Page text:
The Colombian government has rejected a new 90-day ceasefire proposal from the National Liberation Army (ELN) guerrilla movement. The ELN insurgency began in the 1960s and several attempts to broker a peace process have proven unsuccessful. The latest proposal comes after the United Nations called for a global ceasefire to alleviate the coronavirus pandemic.
Since President Iván Duque took office in August 2018, the ELN has regularly proposed to reinitiate peace talks which it had been conducting with Duque’s predecessor, Juan Manuel Santos. The ELN previously implemented a unilateral ceasefire in April, in the early stages of Colombia’s lockdown, and appealed to the Colombian state and other armed groups to reciprocate. However, this was also rejected and the ceasefire expired.
Opposition political parties, the UN Verification Mission and social organisations, including trade unions and human rights groups, have repeatedly urged the Duque government to hold talks with the ELN aimed at reaching a negotiated settlement to end the conflict. ELN negotiators have remained in Havana, Cuba, since the last round of talks ended in 2018 (Havana was also the site of the peace negotiations between the Colombian government and the FARC which led to the 2016 peace agreement).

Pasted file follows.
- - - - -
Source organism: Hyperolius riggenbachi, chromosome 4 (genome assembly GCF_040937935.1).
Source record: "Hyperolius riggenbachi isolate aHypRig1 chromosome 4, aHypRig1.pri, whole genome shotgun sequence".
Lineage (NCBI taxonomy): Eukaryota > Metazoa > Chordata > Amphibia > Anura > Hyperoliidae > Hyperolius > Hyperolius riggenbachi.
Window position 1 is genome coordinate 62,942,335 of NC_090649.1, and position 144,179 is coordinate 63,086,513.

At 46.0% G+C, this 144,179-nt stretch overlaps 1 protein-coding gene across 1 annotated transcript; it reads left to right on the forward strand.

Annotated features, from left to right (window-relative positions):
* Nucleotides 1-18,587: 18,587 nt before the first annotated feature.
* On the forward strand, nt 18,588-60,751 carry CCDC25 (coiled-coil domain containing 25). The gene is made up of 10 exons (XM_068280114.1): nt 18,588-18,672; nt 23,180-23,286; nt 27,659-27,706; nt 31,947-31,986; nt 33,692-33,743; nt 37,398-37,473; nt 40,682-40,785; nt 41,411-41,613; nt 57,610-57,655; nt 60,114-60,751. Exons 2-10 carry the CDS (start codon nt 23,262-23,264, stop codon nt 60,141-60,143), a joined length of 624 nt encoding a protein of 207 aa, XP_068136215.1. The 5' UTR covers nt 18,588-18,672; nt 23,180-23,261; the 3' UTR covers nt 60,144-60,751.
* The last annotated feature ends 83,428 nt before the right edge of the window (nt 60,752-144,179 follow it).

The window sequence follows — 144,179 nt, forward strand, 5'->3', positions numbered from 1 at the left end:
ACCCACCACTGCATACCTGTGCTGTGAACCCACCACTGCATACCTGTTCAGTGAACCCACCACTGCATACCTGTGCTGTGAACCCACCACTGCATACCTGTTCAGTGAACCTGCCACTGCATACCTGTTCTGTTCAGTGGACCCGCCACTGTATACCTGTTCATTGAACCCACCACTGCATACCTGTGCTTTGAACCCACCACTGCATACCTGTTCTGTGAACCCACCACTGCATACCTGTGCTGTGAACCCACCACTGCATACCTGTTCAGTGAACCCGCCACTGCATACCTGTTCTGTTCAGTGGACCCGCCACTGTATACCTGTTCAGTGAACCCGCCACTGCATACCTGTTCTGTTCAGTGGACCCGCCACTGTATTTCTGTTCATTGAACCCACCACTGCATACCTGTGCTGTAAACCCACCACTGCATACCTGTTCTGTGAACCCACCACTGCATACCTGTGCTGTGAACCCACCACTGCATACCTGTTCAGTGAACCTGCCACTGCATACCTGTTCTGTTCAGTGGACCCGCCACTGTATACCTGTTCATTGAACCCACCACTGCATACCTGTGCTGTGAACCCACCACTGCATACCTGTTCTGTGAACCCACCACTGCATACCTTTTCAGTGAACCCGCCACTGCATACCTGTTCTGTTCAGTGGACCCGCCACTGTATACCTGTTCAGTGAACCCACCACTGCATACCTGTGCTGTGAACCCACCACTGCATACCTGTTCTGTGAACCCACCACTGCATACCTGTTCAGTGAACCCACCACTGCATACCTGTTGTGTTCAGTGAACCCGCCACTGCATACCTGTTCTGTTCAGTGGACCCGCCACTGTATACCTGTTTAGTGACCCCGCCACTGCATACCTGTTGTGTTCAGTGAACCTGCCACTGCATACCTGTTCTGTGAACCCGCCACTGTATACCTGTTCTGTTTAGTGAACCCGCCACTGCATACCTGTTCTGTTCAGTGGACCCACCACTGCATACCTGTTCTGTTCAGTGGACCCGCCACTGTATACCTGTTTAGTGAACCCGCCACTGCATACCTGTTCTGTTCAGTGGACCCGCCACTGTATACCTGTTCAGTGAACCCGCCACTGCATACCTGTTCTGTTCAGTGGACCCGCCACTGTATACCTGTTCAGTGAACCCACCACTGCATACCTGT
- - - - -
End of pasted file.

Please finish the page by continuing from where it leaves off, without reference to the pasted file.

The situation has been complicated further by the Colombian government’s support for the US State Department’s re-categorisation of Cuba as a country which ‘does not cooperate on terrorism’ after Cuba rejected Colombia’s demands to extradite ELN negotiators. The Duque government was widely criticised for its stance towards Cuba, which, alongside Norway, is one of the two guarantor countries to the Colombian peace process.
In response to Colombia’s support for the US position towards Cuba, JFC said that ‘the ongoing insistence of the Colombian government to pursue the extradition of the ELN peace negotiators in direct contradiction to signed protocols is putting at risk the very future of peace processes across the world.’